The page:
Nathalie Teitler is the producer and creative director for Dancing Words, “a project designed to explore what happens when you bring together the art forms of dance and poetry”, and invited Ella Mesma to collaborate on three of the 7 poems which have been created:
Dancing Words presents poet Mimi Khalvati’s ‘Afterwardness’ with dancer/choreographer Ella Mesma, filmmaker Fiona Melville and costume designer Sabrina Henry. Filmed at the Siobhan Davies Studio in London, the piece deals with loss, displacement and memories.
The Ugly Daughter
Dancing Words presents ‘The Ugly Daughter’ by Warsan Shire- a feminist version of the poem exploring the power plays around the female body and the way many women can no longer call their bodies home. Dancer/choreographer Ella Mesma, filmmaker Fiona Melville. Creative Director, Nathalie Teitler.
Ballad of a small boned daughter
Nathalie Teitler’s Dancing Words film of Forward Prize winner Mona Arshi’s poem, ‘Ballad of the Small-Boned Daughter’ interpreted by dancer/choreographer Ella Mesma and with original music by Tom Szirtes. The poem is based on the true story of an honour killing and had its premiere at the BFI, London on January 30th, 2018. (funded by ACE)
Dancer and choreographer Ella Mesma collaborated with poet Karen McCarthy Woolf for this dance-poetry film. Fiona Melville shot and directed the film and Andrea Allegra wrote the music. Nathalie Teitler was the producer and creative director for Dancing Words, “a project designed to explore what happens when you bring together the art forms of dance and poetry” (something I’ve been interested in here at Moving Poems for quite some time). The project website includes interviews with Woolf and Mesma about the making of the film. Here are three snippets from Woolf:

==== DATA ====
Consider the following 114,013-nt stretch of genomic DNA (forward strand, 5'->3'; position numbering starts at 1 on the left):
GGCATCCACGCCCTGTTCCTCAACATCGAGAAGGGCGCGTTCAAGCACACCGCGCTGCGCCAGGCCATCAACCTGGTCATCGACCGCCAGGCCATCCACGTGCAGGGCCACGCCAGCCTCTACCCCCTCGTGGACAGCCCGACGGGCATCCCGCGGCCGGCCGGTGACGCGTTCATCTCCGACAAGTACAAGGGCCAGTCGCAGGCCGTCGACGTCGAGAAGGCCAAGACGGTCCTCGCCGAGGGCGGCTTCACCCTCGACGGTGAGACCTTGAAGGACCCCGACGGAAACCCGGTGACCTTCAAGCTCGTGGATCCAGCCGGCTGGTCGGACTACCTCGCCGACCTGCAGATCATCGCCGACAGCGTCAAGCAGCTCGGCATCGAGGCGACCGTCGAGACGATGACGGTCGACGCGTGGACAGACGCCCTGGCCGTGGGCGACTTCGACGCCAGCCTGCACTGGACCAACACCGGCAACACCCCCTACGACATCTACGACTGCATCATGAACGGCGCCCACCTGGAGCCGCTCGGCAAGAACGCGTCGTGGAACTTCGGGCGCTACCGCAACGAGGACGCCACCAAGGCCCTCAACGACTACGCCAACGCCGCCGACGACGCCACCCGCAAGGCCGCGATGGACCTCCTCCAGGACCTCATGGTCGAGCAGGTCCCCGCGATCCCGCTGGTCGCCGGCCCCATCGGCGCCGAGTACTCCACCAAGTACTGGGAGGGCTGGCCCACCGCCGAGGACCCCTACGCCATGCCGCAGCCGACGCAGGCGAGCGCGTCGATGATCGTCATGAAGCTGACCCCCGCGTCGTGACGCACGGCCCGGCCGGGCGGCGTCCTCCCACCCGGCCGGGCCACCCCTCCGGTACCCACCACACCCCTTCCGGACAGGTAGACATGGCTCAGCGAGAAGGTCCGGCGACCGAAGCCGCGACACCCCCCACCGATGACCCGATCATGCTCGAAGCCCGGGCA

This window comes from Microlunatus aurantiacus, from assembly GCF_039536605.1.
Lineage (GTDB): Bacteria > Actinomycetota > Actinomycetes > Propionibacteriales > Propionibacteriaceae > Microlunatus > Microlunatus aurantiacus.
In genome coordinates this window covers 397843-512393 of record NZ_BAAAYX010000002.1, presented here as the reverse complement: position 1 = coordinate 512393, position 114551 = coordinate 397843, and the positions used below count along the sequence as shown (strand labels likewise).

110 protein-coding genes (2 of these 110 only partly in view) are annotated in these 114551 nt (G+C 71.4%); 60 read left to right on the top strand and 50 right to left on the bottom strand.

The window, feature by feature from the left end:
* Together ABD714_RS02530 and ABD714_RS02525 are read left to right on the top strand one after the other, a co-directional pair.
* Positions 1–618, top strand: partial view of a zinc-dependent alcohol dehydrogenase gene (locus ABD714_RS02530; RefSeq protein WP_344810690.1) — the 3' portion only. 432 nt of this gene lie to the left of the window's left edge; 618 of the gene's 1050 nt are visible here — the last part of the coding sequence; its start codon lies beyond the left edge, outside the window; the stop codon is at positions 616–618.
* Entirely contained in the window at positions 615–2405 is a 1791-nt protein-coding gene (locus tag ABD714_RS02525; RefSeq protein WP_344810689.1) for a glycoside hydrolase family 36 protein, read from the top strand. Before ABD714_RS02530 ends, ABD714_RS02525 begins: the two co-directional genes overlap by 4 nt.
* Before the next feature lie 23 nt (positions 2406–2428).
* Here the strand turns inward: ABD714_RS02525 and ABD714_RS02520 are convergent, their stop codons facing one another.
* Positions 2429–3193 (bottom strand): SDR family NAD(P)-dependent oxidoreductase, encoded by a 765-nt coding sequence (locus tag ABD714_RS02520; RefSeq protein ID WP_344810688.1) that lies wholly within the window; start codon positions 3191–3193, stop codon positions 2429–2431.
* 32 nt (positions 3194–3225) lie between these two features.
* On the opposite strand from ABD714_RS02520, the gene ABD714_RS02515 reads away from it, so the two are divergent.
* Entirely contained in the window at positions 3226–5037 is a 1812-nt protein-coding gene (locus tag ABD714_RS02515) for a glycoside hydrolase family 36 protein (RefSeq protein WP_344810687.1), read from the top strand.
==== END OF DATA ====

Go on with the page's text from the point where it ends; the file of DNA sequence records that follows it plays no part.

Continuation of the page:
I’ve experimented with poetry film before, working with Morbleu director Fiona Melville, but I’d not thought about dance and choreography. What’s amazing to me is how suited it is to lyric poetry – the dancer’s movement is a visual shadow of the white space, the silence and the emotional arc of the poem. […]
For me a film or a collaboration is a way for a poem to take shape in a more three-dimensional format than the page offers – although of course the reader’s imagination is capable of projecting anything onto the screen of the mind! In this sense I see poetry film as an extension of form…
The film is not illustrative of the poem, it’s a new interpretation and that’s exciting. A new collaborative authorship has come to into existence. That to me is the transformative quality of art. Seeing a dancer interpret the words and movement of the piece that in turn responds to the text and soundtrack. Fiona also trained as a painter/fine artist, and I think that she brings that aesthetic to the work. Everyone has a level of expertise to bring to the table. In a sense a collaboration is also a visual ‘reading’ of a poem — you get to experience an audience’s understanding of the work and help shape a communal reinterpretation.